It is an understatement to say that technology has vastly expanded the ability to access copyrighted material. You need time,patience, or a resident 16 year old to keep abreast of changes.
Some of that increased access has been accomplished at the expense of copyright holders. If, for example, users can figure out a way to download music for free, copyright holders are denied compensation for the use of their copyrighted works – and therefore the incentive, as stated in the Constitution, to "promote the Progress of Science and useful Arts." Not surprisingly, copyright holders who publish work in digital format have sought to create ways to block access to non-paying users.
One of the best-known endeavors of celebrated pop artist Takashi Murakami is his collaboration with Louis Vuitton. As part of Murakami's ongoing and controversial exploration of commercialism and art, the artist produced a series of textile patterns for the luxury goods manufacturer that have appeared on handbags, wallets, luggage and other merchandise since 2002.
In 2007-2008, the Los Angeles Museum of Contemporary Art presented a retrospective of Murakami's work entitled ©MURAKAMI. The exhibition subsequently traveled to the Brooklyn Museum. To underscore the artist's signature theme, the show included a functioning Louis Vuitton boutique where visitors could purchase Vuitton merchandise. In addition to items like handbags, the items for sale included a series of 16"x16" stretched canvases with Murakami's versions of the traditional Louis Vuitton pattern. The canvases consisted of the same material that had been used in the manufacture of the handbags. The works were produced in limited edition series of 100 in each of five different patterns and were described in a promotional brochure as being canvases that had been "revisited" by Murakami. Each canvas sold at an average price of $8,000, for an aggregate retail value of $4 million. Accompanying each print was a certificate of authenticity stating that "the Editioned Canvas . . . is an original artwork produced in collaboration between Louis Vuitton and artist Takashi Murakami. This artwork is signed and numbered by the artist on the chassis."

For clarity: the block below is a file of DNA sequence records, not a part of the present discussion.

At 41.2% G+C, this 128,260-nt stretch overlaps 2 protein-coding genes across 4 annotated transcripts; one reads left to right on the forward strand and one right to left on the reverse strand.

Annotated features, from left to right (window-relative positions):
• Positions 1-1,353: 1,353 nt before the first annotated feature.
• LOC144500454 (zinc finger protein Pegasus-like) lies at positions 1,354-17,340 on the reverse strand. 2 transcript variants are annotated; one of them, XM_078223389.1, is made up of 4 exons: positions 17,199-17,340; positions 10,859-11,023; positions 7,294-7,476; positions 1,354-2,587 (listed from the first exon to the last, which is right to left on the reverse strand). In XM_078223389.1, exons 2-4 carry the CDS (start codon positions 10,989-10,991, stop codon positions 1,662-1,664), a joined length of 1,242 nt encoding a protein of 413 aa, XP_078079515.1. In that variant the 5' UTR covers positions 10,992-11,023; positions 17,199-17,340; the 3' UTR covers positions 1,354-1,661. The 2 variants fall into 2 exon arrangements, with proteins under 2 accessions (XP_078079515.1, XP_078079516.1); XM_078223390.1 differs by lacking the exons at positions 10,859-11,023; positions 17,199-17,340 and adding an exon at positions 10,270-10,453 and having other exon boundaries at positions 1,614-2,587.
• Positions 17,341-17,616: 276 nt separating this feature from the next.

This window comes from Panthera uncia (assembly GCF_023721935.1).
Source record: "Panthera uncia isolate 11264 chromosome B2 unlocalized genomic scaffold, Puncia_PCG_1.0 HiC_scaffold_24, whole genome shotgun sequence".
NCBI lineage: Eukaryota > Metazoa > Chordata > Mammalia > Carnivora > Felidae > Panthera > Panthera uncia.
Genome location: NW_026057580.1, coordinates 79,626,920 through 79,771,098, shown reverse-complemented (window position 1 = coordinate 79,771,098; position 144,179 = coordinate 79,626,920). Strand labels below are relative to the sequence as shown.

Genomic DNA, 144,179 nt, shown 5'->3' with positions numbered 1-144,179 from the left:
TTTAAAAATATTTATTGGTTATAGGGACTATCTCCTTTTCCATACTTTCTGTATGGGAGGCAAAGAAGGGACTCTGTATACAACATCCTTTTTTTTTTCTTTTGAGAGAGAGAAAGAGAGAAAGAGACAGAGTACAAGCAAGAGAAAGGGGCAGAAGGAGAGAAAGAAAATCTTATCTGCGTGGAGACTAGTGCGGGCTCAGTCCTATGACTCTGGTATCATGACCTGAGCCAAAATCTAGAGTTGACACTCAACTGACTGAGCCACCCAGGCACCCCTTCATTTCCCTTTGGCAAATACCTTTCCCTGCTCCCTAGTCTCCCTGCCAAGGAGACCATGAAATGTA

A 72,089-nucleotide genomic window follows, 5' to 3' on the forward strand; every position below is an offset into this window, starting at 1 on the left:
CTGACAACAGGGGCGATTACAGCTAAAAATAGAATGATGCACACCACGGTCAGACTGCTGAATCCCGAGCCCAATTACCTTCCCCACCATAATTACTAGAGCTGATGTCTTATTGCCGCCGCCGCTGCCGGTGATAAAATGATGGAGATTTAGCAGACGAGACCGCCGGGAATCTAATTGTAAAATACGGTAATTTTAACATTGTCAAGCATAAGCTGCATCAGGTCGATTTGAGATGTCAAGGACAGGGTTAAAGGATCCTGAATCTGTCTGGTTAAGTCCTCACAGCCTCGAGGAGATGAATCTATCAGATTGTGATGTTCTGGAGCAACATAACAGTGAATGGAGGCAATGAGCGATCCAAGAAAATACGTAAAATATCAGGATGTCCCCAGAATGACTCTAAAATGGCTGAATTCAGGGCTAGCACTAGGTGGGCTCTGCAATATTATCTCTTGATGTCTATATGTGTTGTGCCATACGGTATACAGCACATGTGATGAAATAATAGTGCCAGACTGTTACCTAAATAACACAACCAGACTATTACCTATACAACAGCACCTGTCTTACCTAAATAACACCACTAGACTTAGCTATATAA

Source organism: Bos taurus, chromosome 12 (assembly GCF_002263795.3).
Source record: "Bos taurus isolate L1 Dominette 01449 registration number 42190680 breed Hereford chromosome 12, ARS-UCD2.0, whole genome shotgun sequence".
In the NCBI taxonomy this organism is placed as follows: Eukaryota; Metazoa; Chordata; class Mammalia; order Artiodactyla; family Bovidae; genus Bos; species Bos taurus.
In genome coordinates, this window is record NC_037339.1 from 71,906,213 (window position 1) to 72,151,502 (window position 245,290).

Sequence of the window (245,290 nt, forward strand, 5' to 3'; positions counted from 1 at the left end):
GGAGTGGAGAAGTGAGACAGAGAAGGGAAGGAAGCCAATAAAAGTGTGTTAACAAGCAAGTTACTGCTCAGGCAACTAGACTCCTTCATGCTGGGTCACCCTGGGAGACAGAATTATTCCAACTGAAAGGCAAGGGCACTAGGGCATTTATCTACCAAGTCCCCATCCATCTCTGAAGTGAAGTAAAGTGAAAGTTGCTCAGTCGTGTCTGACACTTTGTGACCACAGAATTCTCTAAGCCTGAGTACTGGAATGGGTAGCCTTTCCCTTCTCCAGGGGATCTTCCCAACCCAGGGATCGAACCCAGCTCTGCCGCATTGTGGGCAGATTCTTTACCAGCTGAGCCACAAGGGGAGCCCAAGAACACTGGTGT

The Changing Face of Artist's Resal Royalties by Jo Laird
In February 2009, a bill was introduced in the New York State Assembly that would require the seller to pay 5% of the sale price to the artist every time a work of art by a living artist is sold in New York for $1,000 or more. The bill was referred to committee, where it remains as of the date of this issue.